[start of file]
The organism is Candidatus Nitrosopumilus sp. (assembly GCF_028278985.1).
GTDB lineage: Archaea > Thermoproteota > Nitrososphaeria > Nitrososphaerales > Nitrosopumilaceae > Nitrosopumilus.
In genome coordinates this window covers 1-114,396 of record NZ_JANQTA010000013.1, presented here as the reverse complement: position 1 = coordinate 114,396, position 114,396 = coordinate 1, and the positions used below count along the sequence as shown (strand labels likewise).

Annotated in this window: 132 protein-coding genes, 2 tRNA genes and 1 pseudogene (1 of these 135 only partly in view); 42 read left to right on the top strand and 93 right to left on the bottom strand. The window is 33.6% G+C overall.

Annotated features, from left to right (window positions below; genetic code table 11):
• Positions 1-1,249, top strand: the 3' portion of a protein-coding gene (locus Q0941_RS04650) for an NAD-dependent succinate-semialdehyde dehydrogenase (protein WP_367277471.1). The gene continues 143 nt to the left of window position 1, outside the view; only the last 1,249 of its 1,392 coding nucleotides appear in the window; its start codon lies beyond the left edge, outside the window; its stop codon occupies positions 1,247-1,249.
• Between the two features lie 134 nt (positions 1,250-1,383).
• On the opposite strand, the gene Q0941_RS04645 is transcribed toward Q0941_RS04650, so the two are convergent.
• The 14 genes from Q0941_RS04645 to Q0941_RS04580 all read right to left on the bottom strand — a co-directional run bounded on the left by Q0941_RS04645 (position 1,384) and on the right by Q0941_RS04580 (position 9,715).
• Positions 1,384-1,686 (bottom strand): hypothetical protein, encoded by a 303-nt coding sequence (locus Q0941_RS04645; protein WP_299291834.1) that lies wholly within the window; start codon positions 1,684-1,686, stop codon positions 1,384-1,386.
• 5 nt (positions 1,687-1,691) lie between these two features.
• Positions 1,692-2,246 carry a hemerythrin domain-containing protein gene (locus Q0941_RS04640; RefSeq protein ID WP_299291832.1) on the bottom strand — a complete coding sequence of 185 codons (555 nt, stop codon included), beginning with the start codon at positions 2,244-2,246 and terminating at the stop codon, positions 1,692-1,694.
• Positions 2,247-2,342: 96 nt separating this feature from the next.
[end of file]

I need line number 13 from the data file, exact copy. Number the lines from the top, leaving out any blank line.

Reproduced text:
• Positions 2,247-2,342: 96 nt separating this feature from the next.